It was inevitable that Brexit was to be an important feature of Labour’s annual conference, and so it has proven to be.
Labour has struggled to find a clear and distinctive voice in the Brexit debate. It softly supports leaving, whilst at the same time being pro-European and now looking at a so-called “People’s Vote”. It’s no surprise that many find their position confusing.
The divisions in Labour have also been obvious to see. While the membership is broadly supportive of remaining in the EU, its leadership – for both political and ideological reasons – finds itself taking a more nuanced position.
The pro-EU membership therefore took it on themselves to force Labour’s hand. Motions were submitted from constituency Labour Parties across the country – amounting to more than 100 – and painstakingly “composited” into one overarching motion over five and a half hours on Sunday. The result was a fudge. The sticking point was restricting the motion to referring to the “terms of Brexit”, thus taking remain off the table. The leadership conceded the point and thus left open a “remain” option. Yet confusion reigned as John McDonnell seemed to suggest, after the motion was agreed, that remaining in the EU was not on the table, regardless of the text of the motion. It was a suggestion hastily denied by shadow Brexit secretary, Keir Starmer. Such is the nature of fudges.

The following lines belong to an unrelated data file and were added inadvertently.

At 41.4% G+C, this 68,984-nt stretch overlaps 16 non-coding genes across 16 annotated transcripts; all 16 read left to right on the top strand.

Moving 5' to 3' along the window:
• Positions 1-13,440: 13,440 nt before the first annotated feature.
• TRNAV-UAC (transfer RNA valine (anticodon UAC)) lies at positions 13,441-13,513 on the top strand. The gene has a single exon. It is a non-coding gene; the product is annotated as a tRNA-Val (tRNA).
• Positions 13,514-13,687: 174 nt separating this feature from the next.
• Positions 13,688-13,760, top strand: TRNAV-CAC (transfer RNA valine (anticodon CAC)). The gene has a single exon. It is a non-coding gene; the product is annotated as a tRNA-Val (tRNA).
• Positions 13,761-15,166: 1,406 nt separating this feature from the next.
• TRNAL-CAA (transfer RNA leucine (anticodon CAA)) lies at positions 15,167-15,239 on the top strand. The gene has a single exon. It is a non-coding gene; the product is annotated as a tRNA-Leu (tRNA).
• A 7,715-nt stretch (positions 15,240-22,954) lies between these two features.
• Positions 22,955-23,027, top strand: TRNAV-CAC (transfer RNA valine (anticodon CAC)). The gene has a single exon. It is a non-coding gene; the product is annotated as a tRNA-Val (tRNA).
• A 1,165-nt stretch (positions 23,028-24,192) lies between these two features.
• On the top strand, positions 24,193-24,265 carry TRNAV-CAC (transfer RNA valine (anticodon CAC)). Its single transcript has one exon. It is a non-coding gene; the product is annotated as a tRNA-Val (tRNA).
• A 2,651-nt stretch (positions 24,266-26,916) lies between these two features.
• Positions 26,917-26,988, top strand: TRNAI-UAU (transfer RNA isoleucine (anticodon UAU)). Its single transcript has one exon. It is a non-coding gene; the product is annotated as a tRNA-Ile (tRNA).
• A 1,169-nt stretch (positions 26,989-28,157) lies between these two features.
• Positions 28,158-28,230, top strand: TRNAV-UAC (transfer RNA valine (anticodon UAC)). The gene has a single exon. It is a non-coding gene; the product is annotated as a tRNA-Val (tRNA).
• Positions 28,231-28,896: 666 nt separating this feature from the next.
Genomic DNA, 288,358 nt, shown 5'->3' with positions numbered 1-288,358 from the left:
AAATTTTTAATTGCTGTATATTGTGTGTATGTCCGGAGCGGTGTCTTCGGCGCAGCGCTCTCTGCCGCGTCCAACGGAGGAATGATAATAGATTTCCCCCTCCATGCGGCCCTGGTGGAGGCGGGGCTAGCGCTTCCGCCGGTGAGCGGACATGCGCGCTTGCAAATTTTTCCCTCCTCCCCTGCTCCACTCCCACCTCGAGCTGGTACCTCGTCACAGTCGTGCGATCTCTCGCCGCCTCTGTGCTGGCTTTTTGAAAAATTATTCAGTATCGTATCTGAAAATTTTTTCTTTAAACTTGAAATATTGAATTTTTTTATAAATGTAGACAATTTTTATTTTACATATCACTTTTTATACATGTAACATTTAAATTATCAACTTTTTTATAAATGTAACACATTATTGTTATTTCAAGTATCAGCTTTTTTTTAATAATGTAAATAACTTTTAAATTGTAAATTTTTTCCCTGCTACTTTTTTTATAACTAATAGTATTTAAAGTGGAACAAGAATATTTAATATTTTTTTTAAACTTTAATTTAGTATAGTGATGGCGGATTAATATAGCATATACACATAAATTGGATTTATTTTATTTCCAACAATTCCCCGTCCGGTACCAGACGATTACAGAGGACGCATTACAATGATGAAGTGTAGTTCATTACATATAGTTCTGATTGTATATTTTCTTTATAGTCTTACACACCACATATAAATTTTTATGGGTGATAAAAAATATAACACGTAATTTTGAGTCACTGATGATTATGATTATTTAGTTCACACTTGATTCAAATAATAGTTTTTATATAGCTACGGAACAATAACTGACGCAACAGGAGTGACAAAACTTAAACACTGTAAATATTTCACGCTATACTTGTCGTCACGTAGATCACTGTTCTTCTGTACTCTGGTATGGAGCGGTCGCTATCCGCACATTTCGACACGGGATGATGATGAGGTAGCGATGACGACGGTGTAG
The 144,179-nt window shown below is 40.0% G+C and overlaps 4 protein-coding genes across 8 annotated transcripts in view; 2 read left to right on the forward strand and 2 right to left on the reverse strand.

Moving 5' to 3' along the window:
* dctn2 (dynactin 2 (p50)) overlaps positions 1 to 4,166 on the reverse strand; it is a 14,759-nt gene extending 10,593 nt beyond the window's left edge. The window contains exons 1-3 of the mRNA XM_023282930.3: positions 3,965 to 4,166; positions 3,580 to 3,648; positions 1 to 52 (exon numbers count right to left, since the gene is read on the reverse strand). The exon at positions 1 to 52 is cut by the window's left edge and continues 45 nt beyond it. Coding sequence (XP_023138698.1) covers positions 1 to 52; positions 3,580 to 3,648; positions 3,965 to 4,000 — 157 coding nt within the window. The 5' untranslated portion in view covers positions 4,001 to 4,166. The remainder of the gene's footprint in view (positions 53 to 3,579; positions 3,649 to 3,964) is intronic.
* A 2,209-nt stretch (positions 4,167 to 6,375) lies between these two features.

Speaking on Tuesday, Starmer sought to create clarity, rally the Labour faithful. What he did was show that the membership is fully behind a vote with “remain” on the ballot, but in his language, he failed to make it clear that that is what would happen.
He said that the first preference was for a general election. Failing this, Labour will campaign for a public vote, if needed, to break a Parliamentary impasse. Then, in a departure from his prepared words, he added “nobody is ruling out Remain as an option.” This addition led to a long and rapturous standing ovation from those present in the room. The message to McDonnell was clear.
Yet, Starmer’s words are riddled with equivocations. If there isn’t a general election and If there isn’t Parliamentary consensus, then there will be a campaign for a vote, in which there may be an option to remain. You could be forgiven for being confused.
The reason for this confusion is buried in the politics of the situation. Labour has its eyes on a bigger prize – toppling the Government and winning any subsequent election. With Theresa May facing a tough conference herself, Labour smells blood. Withholding its support for any deal, and thus endangering May’s ability to get it through Parliament, makes its fate that much more uncertain. It also means that if, as seems likely, the eventual deal pleases no one, Labour can place all the blame firmly on the Government’s doorstep.
Labour is not being blindly idealistic. Labour’s goal is to topple Theresa May and keep its membership onside.
Brexit comes second.